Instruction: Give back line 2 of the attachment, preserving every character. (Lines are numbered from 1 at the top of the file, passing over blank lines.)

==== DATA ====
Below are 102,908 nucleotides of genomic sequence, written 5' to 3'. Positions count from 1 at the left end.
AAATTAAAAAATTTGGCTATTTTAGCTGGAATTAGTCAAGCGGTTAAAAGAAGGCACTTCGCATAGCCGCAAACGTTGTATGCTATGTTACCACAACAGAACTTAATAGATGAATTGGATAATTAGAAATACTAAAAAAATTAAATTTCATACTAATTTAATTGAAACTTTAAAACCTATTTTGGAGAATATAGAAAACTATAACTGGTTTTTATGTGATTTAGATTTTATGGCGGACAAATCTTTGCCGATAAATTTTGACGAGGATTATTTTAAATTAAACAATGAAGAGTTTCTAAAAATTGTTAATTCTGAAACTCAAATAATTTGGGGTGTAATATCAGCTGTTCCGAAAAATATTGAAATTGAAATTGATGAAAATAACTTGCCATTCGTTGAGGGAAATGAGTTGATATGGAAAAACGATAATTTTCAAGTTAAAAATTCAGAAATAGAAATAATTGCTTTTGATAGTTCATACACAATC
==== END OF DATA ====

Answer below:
AAATTAAAAAATTTGGCTATTTTAGCTGGAATTAGTCAAGCGGTTAAAAGAAGGCACTTCGCATAGCCGCAAACGTTGTATGCTATGTTACCACAACAGAACTTAATAGATGAATTGGATAATTAGAAATACTAAAAAAATTAAATTTCATACTAATTTAATTGAAACTTTAAAACCTATTTTGGAGAATATAGAAAACTATAACTGGTTTTTATGTGATTTAGATTTTATGGCGGACAAATCTTTGCCGATAAATTTTGACGAGGATTATTTTAAATTAAACAATGAAGAGTTTCTAAAAATTGTTAATTCTGAAACTCAAATAATTTGGGGTGTAATATCAGCTGTTCCGAAAAATATTGAAATTGAAATTGATGAAAATAACTTGCCATTCGTTGAGGGAAATGAGTTGATATGGAAAAACGATAATTTTCAAGTTAAAAATTCAGAAATAGAAATAATTGCTTTTGATAGTTCATACACAATC